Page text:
By Joseph Y. Calhoun
The Citigroup Economic Surprise index set a record this year for the length of time it stayed in the negative column (data less than expected) of over 200 consecutive days. Even in the depths of the Great Recession we never had more than 100 consecutive days in negative territory. It is odd that economists have remained so optimistic – overly so – even as the data continues to defy their sunny outlook.
The trends that have been in place for over a year continue. The industrial/manufacturing economy is in recession and has been for months in my opinion. The ISM seems to confirm that but don’t take that to mean that a recession for the entire economy is right around the corner. The ISM track record on that is not great. In the past, when the ISM fell below 49 as it did last week, recession has followed in short order about 1/3 of the time. Recessions have started with the ISM above 50 (1969, 1974) but we’ve also had many times when it has dipped below 50 with no recession.
One thing that continues to amaze me is that this manufacturing recession is ongoing even with auto sales above 18 million SAR. Credit is obviously having an impact on auto sales and until that changes the sector will probably continue to boom. We won’t know the consequence of that until much later, probably during recession, but if you can wait, I’d say hold off on buying a car now. I will make the bold prediction that there will be a glut of used/repo cars available sometime in relatively near future. There was some improvement in Durable Goods orders last month but considering inventories I wouldn’t put a lot of faith in it.
One concerning development over the last couple of these reports is the slowdown in housing. It isn’t very deep yet and certainly can’t be called a trend but we’ve had two months now of soft data on new and existing home sales. Construction spending continues to be robust though, one of the few areas we can point to with double digit year over year change. Housing warrants a bit of extra attention in coming months though if the Fed is successful in hiking rates. It may be that they pulled forward some sales by telegraphing the rate hike for so long.
The trade picture didn’t change much from the preliminary report with imports and exports still falling. However, it does seem there is a bit of moderation in the contraction of trade. That may be due to the nascent cyclical recovery in Europe which is looking a bit more durable despite whatever Draghi is doing or not doing.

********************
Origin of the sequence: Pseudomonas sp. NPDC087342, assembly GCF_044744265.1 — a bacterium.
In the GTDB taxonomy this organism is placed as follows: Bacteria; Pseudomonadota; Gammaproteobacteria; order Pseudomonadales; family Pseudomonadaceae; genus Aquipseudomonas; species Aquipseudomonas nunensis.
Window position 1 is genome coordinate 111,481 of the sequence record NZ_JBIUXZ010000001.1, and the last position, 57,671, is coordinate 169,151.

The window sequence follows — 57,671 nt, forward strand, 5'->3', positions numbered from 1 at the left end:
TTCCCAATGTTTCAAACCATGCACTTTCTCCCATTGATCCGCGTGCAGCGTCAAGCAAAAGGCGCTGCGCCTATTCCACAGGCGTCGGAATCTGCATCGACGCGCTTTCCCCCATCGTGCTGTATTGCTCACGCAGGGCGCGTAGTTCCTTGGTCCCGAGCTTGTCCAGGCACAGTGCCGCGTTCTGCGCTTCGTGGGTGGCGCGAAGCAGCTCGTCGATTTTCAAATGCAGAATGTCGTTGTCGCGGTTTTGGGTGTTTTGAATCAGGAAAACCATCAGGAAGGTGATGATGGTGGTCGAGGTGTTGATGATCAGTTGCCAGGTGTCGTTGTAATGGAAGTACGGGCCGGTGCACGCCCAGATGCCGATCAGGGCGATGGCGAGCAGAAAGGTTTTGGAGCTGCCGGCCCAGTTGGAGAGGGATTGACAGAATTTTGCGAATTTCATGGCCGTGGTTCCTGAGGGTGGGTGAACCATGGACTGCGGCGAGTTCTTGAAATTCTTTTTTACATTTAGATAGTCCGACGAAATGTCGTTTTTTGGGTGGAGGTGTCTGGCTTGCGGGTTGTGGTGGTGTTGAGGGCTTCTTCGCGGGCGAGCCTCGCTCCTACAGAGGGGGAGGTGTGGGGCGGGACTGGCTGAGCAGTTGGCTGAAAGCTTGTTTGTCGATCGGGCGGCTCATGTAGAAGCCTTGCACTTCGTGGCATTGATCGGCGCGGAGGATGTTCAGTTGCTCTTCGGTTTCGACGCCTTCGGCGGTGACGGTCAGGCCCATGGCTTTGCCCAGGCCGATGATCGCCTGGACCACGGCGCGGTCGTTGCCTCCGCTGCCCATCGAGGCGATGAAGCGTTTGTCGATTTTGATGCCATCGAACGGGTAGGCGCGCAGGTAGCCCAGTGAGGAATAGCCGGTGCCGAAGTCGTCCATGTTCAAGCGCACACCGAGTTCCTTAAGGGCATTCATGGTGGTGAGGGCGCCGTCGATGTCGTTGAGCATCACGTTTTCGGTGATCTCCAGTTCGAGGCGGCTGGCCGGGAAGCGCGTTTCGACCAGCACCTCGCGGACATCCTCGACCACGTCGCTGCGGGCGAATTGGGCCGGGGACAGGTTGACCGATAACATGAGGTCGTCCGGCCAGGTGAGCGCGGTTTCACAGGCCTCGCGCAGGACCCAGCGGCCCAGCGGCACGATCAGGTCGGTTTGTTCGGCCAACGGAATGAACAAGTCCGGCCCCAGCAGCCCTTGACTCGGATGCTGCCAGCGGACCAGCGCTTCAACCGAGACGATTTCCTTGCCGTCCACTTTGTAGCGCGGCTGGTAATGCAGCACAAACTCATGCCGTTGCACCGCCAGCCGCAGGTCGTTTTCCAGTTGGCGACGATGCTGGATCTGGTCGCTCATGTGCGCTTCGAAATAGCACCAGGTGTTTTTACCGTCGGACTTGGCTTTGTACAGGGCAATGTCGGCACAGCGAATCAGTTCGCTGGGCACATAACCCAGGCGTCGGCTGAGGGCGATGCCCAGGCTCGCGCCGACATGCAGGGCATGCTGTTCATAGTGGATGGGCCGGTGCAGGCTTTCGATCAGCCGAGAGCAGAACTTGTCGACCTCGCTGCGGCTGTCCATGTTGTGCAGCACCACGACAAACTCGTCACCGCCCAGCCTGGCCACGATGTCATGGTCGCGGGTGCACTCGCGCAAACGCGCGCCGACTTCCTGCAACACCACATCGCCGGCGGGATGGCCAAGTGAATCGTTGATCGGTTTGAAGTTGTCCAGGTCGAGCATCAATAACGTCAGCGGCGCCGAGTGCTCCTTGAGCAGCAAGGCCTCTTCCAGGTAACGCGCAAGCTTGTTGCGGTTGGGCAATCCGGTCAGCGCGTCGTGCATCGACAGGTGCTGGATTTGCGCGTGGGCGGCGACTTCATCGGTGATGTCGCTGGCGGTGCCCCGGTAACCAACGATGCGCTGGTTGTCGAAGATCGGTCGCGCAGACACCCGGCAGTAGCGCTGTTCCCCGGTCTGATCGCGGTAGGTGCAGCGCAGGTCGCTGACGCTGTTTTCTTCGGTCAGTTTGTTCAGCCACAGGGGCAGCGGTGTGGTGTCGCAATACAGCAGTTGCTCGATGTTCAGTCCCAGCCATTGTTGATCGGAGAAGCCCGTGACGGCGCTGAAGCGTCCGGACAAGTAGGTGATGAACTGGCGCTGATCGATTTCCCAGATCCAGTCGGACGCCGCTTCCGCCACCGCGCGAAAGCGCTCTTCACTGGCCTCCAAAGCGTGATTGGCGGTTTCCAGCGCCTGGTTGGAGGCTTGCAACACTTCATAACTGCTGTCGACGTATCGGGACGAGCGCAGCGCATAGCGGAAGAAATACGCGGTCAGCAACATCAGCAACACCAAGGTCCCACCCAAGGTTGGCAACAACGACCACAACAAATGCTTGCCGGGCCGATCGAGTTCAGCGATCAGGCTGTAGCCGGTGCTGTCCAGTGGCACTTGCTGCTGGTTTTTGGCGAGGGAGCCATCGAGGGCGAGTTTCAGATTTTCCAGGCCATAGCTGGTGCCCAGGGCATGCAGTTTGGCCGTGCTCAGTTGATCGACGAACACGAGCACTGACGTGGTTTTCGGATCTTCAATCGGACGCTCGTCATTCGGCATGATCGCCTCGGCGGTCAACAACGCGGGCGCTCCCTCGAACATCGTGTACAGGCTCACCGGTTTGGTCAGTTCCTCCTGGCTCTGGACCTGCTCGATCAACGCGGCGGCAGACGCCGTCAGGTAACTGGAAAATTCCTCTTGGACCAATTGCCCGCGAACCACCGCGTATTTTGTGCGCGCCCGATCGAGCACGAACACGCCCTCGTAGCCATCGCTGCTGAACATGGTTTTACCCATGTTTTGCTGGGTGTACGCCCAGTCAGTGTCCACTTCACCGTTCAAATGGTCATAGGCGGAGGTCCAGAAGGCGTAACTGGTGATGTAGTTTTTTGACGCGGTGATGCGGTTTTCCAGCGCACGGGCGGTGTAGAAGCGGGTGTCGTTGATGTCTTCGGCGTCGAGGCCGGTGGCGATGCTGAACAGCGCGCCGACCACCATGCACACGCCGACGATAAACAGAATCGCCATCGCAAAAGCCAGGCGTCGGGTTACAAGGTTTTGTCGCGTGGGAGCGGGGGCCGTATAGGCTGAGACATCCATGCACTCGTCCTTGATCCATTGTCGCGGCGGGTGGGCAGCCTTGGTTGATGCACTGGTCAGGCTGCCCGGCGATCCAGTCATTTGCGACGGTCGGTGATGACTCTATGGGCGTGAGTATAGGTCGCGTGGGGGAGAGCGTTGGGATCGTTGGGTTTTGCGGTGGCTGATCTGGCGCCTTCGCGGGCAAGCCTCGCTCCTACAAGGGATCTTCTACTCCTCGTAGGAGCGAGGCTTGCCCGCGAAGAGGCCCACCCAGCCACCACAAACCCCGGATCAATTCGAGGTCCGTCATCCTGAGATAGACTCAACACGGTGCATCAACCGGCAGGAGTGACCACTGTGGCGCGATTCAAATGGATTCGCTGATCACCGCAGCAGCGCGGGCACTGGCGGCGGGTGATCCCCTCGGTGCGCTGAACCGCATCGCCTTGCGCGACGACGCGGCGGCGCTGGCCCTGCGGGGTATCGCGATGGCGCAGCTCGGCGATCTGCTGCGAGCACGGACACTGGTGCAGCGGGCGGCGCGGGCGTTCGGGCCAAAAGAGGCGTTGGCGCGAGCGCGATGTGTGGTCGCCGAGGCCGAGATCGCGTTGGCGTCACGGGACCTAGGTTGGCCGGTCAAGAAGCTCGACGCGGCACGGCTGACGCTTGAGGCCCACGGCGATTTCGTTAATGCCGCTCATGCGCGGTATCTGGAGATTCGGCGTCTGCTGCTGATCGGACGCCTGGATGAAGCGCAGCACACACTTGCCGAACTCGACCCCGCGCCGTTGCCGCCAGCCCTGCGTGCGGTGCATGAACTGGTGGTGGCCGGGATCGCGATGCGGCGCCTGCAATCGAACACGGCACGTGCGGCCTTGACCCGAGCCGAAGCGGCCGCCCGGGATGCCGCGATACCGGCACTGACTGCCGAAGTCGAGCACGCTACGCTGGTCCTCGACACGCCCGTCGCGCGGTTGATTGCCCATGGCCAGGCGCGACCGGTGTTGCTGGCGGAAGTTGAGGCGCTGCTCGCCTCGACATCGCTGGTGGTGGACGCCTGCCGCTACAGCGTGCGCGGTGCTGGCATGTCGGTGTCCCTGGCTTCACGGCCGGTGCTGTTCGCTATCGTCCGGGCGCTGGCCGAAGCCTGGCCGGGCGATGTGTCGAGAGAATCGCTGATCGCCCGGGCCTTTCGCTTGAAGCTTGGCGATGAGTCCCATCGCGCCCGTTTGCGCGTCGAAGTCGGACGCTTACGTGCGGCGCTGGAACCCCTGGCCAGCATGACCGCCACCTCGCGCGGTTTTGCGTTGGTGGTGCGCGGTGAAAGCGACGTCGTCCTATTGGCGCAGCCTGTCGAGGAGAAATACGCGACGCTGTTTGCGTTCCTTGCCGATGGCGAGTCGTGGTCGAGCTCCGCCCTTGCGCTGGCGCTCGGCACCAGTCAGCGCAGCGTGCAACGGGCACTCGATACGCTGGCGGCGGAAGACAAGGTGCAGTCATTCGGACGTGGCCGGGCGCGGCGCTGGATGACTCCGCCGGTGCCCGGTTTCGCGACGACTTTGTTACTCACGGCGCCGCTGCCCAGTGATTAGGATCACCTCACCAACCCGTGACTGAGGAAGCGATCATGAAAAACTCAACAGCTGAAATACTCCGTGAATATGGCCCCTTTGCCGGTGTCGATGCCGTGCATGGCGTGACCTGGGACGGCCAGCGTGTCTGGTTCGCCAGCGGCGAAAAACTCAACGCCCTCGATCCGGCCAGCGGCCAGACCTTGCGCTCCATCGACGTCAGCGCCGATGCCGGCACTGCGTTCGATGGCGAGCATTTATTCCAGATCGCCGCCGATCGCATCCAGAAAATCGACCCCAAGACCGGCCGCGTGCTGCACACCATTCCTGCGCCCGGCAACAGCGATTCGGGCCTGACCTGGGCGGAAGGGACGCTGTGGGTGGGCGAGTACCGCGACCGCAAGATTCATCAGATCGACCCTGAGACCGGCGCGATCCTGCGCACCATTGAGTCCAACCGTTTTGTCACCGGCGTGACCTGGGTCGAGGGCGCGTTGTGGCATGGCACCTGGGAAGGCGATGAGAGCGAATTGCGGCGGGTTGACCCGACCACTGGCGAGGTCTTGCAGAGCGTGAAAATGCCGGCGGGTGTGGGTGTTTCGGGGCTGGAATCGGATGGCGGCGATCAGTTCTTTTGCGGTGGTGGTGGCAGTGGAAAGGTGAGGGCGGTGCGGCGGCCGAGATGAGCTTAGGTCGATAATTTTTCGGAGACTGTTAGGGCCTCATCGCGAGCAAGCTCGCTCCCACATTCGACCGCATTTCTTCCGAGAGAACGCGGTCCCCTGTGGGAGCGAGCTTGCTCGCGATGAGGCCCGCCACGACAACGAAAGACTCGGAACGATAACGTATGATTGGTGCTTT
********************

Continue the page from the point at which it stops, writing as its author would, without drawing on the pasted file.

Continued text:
The employment report was plagued by all the problems of other recent reports and I won’t rehash them here. Suffice it to say that the employment picture is not as bad as the doom and gloom crowd would have you believe and certainly not as rosy as Janet Yellen seems to believe. Like so much about the economy since the Great Recession, it is meh.
Our market based indicators haven’t changed much although the yield curve did flatten a bit since my last report.
A flattening curve in this case merely means that short term rates are rising faster than long term rates. I’d also take it as a sign that the market sees a Fed rate hike right now as a mistake that will slow the economy. As I’ve said many times over the last year, I have no idea whether the curve will get to flat before the next recession. I think though that one has to assume that it will. I suspect the difference this time may be one of time in that the curve may flatten a lot quicker than it has in the past.
Credit spreads generally didn’t move much since the last update except in the lowest rated tranches. CCC spreads are blowing out, to levels now that prevailed in the middle of the 2008 crisis. Other, higher rated bond credit spreads are still on a widening trend but haven’t moved much since the last update. One thing I’d like to point out though is that the developing credit crunch is not confined to the US. European high yield and emerging market corporate spreads are also trending wider. In other words, if the US is headed for a credit crunch the rest of the world seems likely to join in.
The US dollar took a big hit last week as the ECB disappointed markets and the short Euro/long Dollar trade blew up. Short term momentum is now down although intermediate and long term momentum remains positive, pointing to more gains. I guess that might depend on what the Fed does and after the ECB debacle I think it is prudent to start thinking about how the Fed might disappoint as well. Maybe they only hike 1/8 instead of ¼ or maybe the change to IOER isn’t as expected. The point is that like the ECB, the Fed may take action but still disappoint relative to expectations.
Overall, the economic outlook hasn’t changed much since the last update. To me the economy looks a lot more fragile than the Fed message is intended to convey. Yellen has as much as said that she believes that hiking rates sends a signal to the market about her and the FOMC’s confidence in the economy. She obviously believes that will make a difference in the real economy, that economic actors will change their behavior based on that Fed optimism. Personally, I think she vastly overstates the public’s confidence in the pronouncements of economists especially those employed by the Fed.
The risks right now, in my mind, are tilted to the downside. The credit markets are still moving in the wrong direction and as I said in my weekly commentary, it isn’t just energy anymore. Furthermore, the junk bond market is almost twice the size it was going into the last recession; growth has been much more dependent on junk financing in this cycle. It seems obvious that it will have a greater impact on the way down too.